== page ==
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Kirkus ReviewsDevious Charlie Muffin—Freemantle's immensely engaging stormy petrel of British intelligence (Charlie's Apprentice, 1994, etc.)—proves as clever at thwarting terrorist threats to the New World Order as he ever was at outwitting the West's Cold War foes.
Posted to anarchic post-Communist Moscow to monitor the illicit trade in nuclear materials, Charlie reluctantly joins forces with America's resident FBI agent, an eager young beaver named James Kestler. Charlie also establishes contact with Aleksai Popov, operational commander of the Interior Ministry's anti- smuggling unit, which is headed by Natalia Fedova, the ex-KGB operative who loved and lost Charlie after bearing his daughter, Sasha (Comrade Charlie, 1992). Tipped off that a powerful Russian crime family plans to steal radioactive fuel rods from a decommissioned power plant, Popov grudgingly brings Charlie and Kestler into the game. While special forces foil that theft, another mafia crew hijacks a government train with enough plutonium to make over 40 good-sized bombs. As high Kremlin officials scramble to protect themselves and gain credit for recovery of the few lost canisters that turn up in Moscow, Charlie proceeds on the theory that the successful heist was an inside job. His cost- conscious masters in London reluctantly permit him to mount a sting operation in which Charlie, posing as a no-questions-asked arms dealer, brokers a sale of the purloined plutonium to front-men for Iraq on behalf of a Moscow mob racked by internal strife. His suspicions confirmed, Charlie stays calm, cool, and collected while all about him (including the hapless Kestler) are losing their heads or their lives during a climactic shoot-out in an East German warehouse. Permanently assigned to Moscow in the wake of a gratifying triumph, Charlie looks forward to renewing acquaintance with Natalia and Sasha.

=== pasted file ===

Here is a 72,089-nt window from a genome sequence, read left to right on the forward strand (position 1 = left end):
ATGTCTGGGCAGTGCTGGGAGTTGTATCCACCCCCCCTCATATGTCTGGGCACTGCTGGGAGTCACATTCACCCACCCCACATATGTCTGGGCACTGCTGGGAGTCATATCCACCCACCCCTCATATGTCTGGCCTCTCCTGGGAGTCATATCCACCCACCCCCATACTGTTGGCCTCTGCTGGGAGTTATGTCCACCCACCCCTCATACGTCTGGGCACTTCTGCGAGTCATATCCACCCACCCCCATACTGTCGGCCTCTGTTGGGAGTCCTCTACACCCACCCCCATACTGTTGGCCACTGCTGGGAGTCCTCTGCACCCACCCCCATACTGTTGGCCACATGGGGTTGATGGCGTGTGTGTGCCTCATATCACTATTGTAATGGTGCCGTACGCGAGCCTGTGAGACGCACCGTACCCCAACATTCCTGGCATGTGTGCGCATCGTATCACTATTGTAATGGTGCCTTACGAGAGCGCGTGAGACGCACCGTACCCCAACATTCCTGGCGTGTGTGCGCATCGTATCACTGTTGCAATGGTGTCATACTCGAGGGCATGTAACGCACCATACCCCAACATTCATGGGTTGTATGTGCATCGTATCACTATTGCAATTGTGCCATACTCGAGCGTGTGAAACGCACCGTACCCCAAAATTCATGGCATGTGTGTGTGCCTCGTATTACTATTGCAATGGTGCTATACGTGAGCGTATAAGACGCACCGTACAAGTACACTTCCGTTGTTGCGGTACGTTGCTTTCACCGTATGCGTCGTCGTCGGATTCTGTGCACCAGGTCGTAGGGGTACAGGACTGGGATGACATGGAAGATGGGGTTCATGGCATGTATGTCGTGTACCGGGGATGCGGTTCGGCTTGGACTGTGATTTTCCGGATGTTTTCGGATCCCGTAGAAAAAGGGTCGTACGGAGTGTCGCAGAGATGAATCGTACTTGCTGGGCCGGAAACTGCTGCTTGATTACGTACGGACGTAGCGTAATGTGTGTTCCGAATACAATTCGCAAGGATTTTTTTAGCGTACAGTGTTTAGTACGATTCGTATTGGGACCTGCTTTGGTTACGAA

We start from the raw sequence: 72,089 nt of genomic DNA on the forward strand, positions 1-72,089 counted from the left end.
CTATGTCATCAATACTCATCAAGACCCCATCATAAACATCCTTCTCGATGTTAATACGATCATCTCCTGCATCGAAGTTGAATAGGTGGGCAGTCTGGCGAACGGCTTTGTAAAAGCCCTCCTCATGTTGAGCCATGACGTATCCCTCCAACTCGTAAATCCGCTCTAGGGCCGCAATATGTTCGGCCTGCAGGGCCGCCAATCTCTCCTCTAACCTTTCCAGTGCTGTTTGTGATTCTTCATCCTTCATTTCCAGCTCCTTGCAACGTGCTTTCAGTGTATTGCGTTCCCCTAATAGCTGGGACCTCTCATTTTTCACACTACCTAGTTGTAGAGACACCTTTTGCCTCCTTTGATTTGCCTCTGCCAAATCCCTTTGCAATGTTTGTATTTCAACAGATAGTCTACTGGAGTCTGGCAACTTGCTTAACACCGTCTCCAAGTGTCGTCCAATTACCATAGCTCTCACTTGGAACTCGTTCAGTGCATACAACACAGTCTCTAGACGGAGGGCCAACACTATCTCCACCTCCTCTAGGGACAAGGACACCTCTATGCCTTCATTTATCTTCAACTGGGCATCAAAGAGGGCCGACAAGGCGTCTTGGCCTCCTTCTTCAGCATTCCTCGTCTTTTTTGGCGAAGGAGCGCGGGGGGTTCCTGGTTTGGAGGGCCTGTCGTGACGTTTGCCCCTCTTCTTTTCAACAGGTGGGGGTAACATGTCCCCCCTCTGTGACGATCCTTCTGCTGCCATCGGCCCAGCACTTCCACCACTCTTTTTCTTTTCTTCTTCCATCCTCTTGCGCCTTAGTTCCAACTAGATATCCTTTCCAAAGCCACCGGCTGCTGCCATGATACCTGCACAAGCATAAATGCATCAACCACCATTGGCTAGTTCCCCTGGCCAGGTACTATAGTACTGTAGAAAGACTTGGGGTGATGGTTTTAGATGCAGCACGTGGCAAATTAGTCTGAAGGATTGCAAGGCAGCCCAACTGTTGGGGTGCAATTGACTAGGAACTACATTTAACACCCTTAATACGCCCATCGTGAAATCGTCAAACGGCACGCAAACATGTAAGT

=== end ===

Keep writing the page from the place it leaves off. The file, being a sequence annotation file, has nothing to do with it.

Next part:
A first-rate addition to a deservedly popular series, one whose chilling plot is no more bizarre than contemporary headlines.